If your child is born with a disfiguring condition or has an injury that leaves permanent damage, your doctor will help you determine the best treatment available. In some cases, reconstructive surgery may be the best option for restoring the mobility, functionality and appearance to the part of your child’s body affected by his or her condition or injury.
The timing of your child’s surgery and the number of surgeries necessary will depend on your child’s condition. Options may include surgery within the first year of life, delaying surgery or treatment over a series of surgeries.
Why choose Johns Hopkins?
At Johns Hopkins, our reconstructive pediatric surgeons have done hundreds of surgeries on children of all ages to restore appearance and functionality. They have learned about and, in many cases, taught the latest and most effective surgical techniques. In addition, because they work at Johns Hopkins, they can call on any other kind of medical expertise needed right at the facility, from pediatricians and orthopaedists to ear, nose and throat specialists (otolaryngologists) and dermatologists.
Conditions We Treat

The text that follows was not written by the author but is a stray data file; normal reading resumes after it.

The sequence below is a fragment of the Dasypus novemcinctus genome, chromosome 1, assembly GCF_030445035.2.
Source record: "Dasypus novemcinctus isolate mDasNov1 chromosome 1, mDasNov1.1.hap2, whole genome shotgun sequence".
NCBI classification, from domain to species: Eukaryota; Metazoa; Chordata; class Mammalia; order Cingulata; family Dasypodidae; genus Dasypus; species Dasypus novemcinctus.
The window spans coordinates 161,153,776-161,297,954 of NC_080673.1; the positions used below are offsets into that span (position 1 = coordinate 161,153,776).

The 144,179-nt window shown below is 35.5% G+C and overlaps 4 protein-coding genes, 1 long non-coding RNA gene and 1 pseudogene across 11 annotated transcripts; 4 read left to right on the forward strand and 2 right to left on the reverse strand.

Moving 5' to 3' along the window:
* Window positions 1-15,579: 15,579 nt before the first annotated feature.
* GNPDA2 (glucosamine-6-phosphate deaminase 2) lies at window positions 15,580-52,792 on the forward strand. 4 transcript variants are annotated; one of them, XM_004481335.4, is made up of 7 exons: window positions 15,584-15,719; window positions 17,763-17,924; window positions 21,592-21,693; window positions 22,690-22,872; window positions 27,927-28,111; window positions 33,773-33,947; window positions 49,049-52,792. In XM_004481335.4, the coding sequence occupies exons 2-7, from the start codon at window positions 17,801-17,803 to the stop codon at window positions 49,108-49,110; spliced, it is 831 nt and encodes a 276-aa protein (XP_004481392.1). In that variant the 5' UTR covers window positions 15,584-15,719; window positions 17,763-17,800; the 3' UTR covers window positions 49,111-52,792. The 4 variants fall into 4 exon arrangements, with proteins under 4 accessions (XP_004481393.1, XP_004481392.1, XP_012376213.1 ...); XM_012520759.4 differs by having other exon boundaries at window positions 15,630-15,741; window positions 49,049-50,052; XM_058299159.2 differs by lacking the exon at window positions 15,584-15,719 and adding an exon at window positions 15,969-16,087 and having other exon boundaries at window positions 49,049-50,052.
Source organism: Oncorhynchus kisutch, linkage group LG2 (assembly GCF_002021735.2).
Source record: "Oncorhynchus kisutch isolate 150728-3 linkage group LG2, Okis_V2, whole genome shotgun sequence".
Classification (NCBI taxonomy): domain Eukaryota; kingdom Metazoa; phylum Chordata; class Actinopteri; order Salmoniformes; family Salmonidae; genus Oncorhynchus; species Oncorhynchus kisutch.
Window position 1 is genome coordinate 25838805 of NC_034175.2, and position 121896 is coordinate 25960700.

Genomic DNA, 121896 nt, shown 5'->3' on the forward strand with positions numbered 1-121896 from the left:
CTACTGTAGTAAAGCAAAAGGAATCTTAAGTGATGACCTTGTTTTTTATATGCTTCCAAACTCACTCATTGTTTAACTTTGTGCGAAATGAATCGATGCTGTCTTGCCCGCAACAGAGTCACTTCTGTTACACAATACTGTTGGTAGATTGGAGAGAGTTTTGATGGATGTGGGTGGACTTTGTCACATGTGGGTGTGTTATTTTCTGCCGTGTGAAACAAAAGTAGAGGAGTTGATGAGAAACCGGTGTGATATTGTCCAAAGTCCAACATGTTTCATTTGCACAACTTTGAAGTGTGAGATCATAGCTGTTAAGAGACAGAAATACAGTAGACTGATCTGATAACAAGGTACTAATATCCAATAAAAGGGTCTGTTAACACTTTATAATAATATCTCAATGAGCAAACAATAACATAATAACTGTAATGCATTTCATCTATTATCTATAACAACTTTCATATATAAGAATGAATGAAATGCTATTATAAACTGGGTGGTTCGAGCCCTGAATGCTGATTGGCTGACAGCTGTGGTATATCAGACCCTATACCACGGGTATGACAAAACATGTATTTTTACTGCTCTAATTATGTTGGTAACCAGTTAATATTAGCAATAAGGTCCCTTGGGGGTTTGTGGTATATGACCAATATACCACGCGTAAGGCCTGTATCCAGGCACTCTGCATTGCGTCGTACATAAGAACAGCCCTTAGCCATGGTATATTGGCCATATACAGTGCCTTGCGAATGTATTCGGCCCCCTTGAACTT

- Breast anomalies (e.g., extra nipples, juvenile hypertrophy, gynecomastia, Poland’s syndrome)
- Cleidocranial Dysplasia (CCD)
- Cleft Lip and Palate
- Congenital hand and foot anomalies (e.g., syndactyly, polydactyly, amniotic band syndrome, hypoplastic thumb, trigger thumb, cleft hand)
- Ear surgeries
- Genitourinary reconstruction
- Genital reconstruction for infants born with genital defects requiring surgery
- Jaw surgeries
- Melanocytic nevi
- Obstetric brachial plexus injuries, often occurring after an abnormal or difficult birth
- Pediatric cranial reconstruction
- Pierre Robin Sequence
- Spinal anomalies (e.g., myelomeningocele)
- Tumor reconstruction (e.g., neurofibromatosis)
- Vascular anomalies (e.g., hemangiomas, vascular malformations, lymphatic malformations)
- Wounds (e.g., bites, burns)